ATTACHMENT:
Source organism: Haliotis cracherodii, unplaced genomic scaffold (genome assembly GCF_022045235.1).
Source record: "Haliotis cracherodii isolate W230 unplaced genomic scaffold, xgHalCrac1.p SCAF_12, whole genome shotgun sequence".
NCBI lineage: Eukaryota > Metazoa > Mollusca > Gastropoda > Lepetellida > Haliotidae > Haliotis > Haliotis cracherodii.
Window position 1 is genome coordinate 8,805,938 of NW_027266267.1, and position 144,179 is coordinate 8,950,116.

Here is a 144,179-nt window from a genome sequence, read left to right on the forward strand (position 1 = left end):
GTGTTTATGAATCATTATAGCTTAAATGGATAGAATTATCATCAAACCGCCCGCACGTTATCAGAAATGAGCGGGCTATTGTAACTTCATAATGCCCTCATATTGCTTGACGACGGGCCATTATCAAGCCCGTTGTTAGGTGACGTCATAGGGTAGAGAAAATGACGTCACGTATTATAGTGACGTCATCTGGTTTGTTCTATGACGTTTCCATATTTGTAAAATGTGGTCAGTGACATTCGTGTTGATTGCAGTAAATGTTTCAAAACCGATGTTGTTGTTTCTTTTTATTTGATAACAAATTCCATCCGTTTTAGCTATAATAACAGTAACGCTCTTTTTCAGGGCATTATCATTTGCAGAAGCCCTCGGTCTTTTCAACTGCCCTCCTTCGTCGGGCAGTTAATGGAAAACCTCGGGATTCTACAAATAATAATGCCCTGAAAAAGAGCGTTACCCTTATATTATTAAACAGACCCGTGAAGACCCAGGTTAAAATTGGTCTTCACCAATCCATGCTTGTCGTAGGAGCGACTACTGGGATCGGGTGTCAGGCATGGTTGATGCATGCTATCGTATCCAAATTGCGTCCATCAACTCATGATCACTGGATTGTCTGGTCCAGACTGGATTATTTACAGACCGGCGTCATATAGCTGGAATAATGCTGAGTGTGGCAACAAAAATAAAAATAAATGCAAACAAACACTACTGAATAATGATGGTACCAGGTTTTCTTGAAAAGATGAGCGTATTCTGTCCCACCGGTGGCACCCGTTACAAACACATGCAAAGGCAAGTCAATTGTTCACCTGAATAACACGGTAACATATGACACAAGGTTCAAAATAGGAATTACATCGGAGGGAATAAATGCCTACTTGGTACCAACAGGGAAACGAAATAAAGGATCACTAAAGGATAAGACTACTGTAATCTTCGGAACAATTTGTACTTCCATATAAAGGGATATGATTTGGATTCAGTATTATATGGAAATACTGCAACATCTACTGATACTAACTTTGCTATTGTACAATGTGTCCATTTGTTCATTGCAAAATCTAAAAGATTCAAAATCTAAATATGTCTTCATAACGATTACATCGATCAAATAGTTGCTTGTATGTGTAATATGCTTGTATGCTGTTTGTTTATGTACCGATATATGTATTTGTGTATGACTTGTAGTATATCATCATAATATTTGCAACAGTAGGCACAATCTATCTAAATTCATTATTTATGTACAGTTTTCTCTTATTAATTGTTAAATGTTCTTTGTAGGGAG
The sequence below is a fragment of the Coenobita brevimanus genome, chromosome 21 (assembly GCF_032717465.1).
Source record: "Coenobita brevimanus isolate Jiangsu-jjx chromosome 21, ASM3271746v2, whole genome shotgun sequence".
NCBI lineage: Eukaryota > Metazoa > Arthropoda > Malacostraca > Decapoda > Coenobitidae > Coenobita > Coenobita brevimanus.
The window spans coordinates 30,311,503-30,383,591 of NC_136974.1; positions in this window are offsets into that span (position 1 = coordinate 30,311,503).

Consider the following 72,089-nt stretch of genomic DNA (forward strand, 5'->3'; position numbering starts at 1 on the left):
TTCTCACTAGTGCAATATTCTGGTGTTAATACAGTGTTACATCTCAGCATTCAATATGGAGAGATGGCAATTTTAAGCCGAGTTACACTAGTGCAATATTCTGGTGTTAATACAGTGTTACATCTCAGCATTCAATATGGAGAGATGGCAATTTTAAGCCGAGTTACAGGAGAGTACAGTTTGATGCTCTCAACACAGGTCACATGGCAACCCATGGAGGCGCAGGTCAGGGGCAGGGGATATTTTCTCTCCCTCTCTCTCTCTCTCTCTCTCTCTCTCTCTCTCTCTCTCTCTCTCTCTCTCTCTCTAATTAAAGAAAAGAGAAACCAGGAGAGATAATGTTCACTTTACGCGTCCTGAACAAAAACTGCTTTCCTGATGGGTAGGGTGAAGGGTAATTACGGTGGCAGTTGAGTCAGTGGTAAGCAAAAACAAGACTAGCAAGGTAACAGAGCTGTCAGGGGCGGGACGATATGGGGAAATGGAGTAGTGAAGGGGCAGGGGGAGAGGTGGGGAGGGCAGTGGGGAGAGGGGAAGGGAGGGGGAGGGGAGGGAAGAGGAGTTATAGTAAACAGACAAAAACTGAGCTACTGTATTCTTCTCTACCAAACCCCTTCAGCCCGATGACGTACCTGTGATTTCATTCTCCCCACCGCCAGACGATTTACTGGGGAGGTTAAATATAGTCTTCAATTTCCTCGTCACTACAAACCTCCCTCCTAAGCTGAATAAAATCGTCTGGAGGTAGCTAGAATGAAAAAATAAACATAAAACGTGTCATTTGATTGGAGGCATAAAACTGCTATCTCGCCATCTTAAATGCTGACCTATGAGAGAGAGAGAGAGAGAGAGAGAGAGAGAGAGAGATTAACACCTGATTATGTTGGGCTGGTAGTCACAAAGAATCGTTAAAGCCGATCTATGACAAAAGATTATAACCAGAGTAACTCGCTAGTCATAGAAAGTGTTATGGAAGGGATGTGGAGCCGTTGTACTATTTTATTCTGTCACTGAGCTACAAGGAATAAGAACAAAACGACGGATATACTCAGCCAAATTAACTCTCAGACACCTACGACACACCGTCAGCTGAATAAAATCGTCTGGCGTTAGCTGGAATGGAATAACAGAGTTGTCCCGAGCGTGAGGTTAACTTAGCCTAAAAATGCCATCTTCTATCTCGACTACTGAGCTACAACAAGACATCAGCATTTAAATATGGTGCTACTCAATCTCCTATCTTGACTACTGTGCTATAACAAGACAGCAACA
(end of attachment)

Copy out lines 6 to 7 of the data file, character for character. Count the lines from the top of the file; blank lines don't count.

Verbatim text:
GTGTTTATGAATCATTATAGCTTAAATGGATAGAATTATCATCAAACCGCCCGCACGTTATCAGAAATGAGCGGGCTATTGTAACTTCATAATGCCCTCATATTGCTTGACGACGGGCCATTATCAAGCCCGTTGTTAGGTGACGTCATAGGGTAGAGAAAATGACGTCACGTATTATAGTGACGTCATCTGGTTTGTTCTATGACGTTTCCATATTTGTAAAATGTGGTCAGTGACATTCGTGTTGATTGCAGTAAATGTTTCAAAACCGATGTTGTTGTTTCTTTTTATTTGATAACAAATTCCATCCGTTTTAGCTATAATAACAGTAACGCTCTTTTTCAGGGCATTATCATTTGCAGAAGCCCTCGGTCTTTTCAACTGCCCTCCTTCGTCGGGCAGTTAATGGAAAACCTCGGGATTCTACAAATAATAATGCCCTGAAAAAGAGCGTTACCCTTATATTATTAAACAGACCCGTGAAGACCCAGGTTAAAATTGGTCTTCACCAATCCATGCTTGTCGTAGGAGCGACTACTGGGATCGGGTGTCAGGCATGGTTGATGCATGCTATCGTATCCAAATTGCGTCCATCAACTCATGATCACTGGATTGTCTGGTCCAGACTGGATTATTTACAGACCGGCGTCATATAGCTGGAATAATGCTGAGTGTGGCAACAAAAATAAAAATAAATGCAAACAAACACTACTGAATAATGATGGTACCAGGTTTTCTTGAAAAGATGAGCGTATTCTGTCCCACCGGTGGCACCCGTTACAAACACATGCAAAGGCAAGTCAATTGTTCACCTGAATAACACGGTAACATATGACACAAGGTTCAAAATAGGAATTACATCGGAGGGAATAAATGCCTACTTGGTACCAACAGGGAAACGAAATAAAGGATCACTAAAGGATAAGACTACTGTAATCTTCGGAACAATTTGTACTTCCATATAAAGGGATATGATTTGGATTCAGTATTATATGGAAATACTGCAACATCTACTGATACTAACTTTGCTATTGTACAATGTGTCCATTTGTTCATTGCAAAATCTAAAAGATTCAAAATCTAAATATGTCTTCATAACGATTACATCGATCAAATAGTTGCTTGTATGTGTAATATGCTTGTATGCTGTTTGTTTATGTACCGATATATGTATTTGTGTATGACTTGTAGTATATCATCATAATATTTGCAACAGTAGGCACAATCTATCTAAATTCATTATTTATGTACAGTTTTCTCTTATTAATTGTTAAATGTTCTTTGTAGGGAG
The sequence below is a fragment of the Coenobita brevimanus genome, chromosome 21 (assembly GCF_032717465.1).